Understanding Bonus Shares vs. Stock Split – By Prof. Simply SimpleTM In both bonus shares and stock split the number of shares of a company increases. But what are bonus shares and what are stock splits and more importantly what’s the difference between them?
When a company earns a profit, it either distributes part of its profits as dividends and keeps the other part as reserves for future investments. Or sometimes it could keep the entire profit as reserves as well.
Over the years, after the payout of dividend, it is possible that the reserve amount grows and becomes substantial.
At this stage the company might want to capitalize on this reserve. By this we mean that it will convert part of the reserves into shares. This is called expanding the authorized share capital.
Now how does the company do this? Let’s say the company wants to capitalize Rs. 100,000 ( reserves ) At Rs. 10 per share this translates to 10,000 shares. Let’s say there were a total of 10,000 shares in the market at this point in time.
So there are 10,000 shares in the market & there are 10,000 shares created from reserves. In other words for every share the company can provide one bonus share. In this situation, we say that the company has declared a 1:1 bonus.
Thus, after the bonus issue there would be 20,000 shares in the market.
At this point, it’s important to understand that the market value of the 20,000 shares would be the same as that of the erstwhile 10,000 shares. Hence the value of a single share would fall proportionately.
Thus if the market price of 10,000 shares was Rs 15 each, the market capitalization was Rs 150,000. Now, after the bonus shares have been released the total number of shares goes up to 20,000 but market capitalization stays at Rs 150,000 and hence the price per share falls to Rs 7.5 ( 150,000/20,000)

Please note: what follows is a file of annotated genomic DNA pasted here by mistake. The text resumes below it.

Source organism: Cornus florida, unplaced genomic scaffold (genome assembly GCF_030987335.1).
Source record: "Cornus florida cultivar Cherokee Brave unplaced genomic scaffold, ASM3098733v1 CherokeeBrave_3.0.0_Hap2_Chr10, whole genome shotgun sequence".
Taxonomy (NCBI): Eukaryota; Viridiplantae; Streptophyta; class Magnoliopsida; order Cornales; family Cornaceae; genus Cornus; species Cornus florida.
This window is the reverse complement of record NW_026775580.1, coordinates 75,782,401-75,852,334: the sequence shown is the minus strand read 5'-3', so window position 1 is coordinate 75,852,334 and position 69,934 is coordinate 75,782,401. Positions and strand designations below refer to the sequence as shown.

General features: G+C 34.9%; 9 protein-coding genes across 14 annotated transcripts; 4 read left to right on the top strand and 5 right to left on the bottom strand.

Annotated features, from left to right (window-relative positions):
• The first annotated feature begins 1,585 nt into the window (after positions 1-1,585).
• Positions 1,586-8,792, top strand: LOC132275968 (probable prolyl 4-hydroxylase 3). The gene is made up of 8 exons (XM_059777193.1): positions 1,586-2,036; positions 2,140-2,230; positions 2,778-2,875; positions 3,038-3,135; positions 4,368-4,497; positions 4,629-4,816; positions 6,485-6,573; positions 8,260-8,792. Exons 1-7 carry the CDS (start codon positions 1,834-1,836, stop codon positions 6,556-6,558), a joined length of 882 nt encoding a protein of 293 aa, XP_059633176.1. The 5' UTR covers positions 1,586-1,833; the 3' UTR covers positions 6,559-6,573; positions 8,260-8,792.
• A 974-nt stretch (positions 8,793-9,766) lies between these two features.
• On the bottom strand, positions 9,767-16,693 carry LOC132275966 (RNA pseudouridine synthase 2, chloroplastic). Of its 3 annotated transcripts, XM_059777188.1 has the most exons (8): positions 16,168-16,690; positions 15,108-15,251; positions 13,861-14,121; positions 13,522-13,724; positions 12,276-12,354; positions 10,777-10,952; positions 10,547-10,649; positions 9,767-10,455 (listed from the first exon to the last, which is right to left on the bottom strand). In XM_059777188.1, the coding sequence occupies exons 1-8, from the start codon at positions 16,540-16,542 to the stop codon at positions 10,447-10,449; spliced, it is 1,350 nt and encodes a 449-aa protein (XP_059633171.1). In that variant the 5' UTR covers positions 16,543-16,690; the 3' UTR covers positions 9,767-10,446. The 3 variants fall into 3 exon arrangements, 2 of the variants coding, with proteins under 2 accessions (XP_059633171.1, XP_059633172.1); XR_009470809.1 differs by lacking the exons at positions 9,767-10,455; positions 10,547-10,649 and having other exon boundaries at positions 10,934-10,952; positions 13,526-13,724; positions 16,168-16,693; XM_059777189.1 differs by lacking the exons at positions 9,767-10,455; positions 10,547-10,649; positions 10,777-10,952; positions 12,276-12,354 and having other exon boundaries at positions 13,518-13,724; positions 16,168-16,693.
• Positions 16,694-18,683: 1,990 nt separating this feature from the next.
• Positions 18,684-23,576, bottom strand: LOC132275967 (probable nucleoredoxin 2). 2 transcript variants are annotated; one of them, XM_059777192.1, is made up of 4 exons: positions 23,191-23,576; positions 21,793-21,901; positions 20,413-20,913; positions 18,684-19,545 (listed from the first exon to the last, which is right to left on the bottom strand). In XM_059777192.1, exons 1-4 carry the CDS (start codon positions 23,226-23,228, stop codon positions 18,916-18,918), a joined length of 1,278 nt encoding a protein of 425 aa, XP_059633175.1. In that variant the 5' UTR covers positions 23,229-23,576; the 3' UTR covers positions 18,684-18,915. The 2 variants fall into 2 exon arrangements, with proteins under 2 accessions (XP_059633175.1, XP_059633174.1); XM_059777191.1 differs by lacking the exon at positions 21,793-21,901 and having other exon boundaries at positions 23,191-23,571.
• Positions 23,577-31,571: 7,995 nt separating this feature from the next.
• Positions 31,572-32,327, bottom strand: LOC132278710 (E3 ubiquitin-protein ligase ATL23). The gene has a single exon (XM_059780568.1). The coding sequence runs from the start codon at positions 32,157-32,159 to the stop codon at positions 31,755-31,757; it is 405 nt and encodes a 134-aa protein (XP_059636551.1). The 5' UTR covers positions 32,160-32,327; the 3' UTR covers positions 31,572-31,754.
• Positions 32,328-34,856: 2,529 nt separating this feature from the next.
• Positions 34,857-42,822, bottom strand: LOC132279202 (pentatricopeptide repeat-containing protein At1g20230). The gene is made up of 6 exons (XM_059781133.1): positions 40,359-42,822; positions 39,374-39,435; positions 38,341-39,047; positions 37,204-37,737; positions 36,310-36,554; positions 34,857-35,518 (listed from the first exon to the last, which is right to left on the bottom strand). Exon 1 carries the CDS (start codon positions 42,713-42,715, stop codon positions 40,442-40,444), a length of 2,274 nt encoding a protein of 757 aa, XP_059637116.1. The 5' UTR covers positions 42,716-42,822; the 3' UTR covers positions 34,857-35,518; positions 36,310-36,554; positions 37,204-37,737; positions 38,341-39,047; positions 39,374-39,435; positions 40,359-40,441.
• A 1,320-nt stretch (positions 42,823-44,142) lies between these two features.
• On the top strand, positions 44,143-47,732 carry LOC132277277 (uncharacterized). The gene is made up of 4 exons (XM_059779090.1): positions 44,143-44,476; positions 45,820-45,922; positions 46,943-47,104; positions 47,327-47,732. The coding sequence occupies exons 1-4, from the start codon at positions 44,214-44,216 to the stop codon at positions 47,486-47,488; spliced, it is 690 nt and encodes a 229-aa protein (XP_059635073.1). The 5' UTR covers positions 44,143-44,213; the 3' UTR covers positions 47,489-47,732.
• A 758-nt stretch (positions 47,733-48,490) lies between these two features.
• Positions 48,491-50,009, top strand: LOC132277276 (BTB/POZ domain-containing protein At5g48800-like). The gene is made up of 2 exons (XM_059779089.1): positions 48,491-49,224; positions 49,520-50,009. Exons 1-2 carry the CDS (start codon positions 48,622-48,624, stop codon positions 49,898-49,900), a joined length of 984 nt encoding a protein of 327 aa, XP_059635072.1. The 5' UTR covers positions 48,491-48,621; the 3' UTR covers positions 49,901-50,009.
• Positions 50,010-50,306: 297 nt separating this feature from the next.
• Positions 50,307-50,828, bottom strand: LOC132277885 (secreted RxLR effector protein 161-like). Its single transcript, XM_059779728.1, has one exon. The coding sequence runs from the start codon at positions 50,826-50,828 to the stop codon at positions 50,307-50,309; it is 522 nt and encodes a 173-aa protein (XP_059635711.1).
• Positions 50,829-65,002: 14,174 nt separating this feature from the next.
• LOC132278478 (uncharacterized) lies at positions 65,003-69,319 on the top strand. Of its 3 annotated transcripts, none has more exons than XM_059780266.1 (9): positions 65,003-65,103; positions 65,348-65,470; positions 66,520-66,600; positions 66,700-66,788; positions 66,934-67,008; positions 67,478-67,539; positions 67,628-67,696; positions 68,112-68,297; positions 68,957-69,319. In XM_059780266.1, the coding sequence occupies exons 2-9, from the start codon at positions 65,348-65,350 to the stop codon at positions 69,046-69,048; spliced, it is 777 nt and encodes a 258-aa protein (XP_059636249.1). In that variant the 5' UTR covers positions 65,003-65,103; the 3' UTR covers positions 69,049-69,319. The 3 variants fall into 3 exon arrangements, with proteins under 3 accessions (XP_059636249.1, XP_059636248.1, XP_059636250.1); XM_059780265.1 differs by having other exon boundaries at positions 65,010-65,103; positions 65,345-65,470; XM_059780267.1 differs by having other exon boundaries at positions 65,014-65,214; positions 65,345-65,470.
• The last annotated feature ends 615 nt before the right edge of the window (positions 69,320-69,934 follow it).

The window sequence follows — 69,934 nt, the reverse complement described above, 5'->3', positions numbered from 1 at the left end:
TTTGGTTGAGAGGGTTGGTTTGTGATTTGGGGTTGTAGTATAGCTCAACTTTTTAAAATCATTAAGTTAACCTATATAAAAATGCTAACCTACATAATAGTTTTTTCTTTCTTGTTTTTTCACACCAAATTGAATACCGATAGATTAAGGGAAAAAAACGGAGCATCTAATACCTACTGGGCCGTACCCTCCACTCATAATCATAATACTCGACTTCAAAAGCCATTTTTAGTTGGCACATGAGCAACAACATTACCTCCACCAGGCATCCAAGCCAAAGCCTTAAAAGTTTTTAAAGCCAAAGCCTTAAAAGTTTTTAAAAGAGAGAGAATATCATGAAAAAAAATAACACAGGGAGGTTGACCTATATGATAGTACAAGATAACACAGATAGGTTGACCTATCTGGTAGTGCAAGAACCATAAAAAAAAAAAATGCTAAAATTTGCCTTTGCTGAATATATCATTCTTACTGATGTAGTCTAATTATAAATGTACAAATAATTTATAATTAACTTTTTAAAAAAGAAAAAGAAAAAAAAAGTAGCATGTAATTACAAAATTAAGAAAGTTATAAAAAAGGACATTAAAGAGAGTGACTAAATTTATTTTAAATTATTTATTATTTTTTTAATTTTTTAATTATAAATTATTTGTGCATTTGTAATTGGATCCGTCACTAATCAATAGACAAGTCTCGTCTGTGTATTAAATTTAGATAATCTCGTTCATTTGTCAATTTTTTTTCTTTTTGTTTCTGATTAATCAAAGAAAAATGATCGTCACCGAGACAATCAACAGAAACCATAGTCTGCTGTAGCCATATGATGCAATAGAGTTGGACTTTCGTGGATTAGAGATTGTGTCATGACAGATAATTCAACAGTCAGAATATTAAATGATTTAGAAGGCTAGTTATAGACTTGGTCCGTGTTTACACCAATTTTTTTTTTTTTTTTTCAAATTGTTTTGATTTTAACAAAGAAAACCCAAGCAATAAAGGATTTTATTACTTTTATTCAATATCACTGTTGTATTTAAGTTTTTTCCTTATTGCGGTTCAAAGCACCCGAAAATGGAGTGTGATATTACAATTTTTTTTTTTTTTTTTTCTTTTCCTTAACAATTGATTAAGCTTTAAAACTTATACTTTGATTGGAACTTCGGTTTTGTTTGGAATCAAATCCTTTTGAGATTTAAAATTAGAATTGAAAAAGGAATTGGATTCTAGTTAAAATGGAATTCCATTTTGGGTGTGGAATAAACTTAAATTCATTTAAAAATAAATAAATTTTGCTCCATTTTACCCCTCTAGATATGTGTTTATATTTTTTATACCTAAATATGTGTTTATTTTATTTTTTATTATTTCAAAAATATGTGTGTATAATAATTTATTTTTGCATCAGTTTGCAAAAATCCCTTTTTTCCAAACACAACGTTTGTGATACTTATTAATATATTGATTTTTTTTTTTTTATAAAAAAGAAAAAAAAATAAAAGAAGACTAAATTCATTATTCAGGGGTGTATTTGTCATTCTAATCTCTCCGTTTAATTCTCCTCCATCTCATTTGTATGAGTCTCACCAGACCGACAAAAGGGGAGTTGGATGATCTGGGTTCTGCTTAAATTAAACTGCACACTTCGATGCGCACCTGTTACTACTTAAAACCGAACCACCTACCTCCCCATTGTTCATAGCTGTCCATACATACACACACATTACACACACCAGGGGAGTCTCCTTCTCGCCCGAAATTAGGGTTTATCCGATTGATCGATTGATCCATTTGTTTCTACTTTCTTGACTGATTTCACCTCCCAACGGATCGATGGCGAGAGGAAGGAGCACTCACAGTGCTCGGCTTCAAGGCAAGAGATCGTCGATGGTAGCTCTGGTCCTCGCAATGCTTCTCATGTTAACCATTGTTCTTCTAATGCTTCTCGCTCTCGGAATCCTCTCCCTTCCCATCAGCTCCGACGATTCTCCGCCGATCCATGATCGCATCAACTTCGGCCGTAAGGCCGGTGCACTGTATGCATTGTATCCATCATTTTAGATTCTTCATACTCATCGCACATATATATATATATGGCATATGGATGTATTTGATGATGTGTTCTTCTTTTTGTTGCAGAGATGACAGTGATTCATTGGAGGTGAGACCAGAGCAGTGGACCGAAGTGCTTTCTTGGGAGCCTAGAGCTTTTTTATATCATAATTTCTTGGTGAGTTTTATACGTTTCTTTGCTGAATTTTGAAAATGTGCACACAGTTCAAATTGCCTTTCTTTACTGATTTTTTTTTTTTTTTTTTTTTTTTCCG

Remember market capitalization is a function of the profits of the company during a year. Therefore just by issuing shares the profits of the company made during the year does not get affected. Hence market capitalization does not change.
So to sum up when shares are formed from the reserves and distributed to shareholders we say the company has issued bonus shares. In the case of bonus shares, the market capitalization remains unchanged and price of the share in the market drops proportionately in keeping with the number of bonus shares issued.
I hope you’ve understood bonus shares with this example. Now let’s see what’s stock split…
Over a period of time as companies grow and get more profitable their market prices too start rising. For example let’s say company’s share value has risen to Rs 10,000 per share over a period of time.
Many people would find it difficult to transact in such a stock because of its high price. For example an investor may have only Rs 5000 to invest. Such a person would not be able to buy this stock because its price is Rs 10,000 which is beyond his means.
Thus to help such investors to participate in stocks where prices have gone up, the companies goes for a stock split.
Essentially what it means is to split the stock into smaller units of less value such that its liquidity in the market increases and more investors can participate.
So in our example, the Rs 10,000 stock could be split in 4 parts, each of Rs 2,500 in value. So whosoever owns a stock of this company, will now have 4 stocks instead.
So again Rs 10,000 x 1 stock = Rs 2500 x 4 stocks Just like in a bonus share here too the market capitalization does not increase.
Thus in the case of bonus shares, we saw that the company created new shares out of the reserves of the company while in the case of stock split, the split was to reduce the market price of the stock to increase liquidity.
In case of bonus shares, the market reacts positively because by issuing bonus shares the company indicates that it is expected to increase profitability in order to regain the market value of its share.
In case of a stock split the market would react positively as the split was engineered due to high stock price ( which also indicates that the stock is good). So in a sense the market takes notice and reacts positively.
Hope you’ve now understood both bonus shares and stock splits and more importantly the difference between the two.
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Disclaimer The views expressed in these lessons are for information purposes only and do not construe to be of any investment, legal or taxation advice. The contents are topical in nature & held true at the time of creation of the lesson. They are not indicative of future market trends, nor is Tata Asset Management Ltd. attempting to predict the same. Reprinting any part of this presentation will be at your own risk and Tata Asset Management Ltd. will not be liable for the consequences of any such action.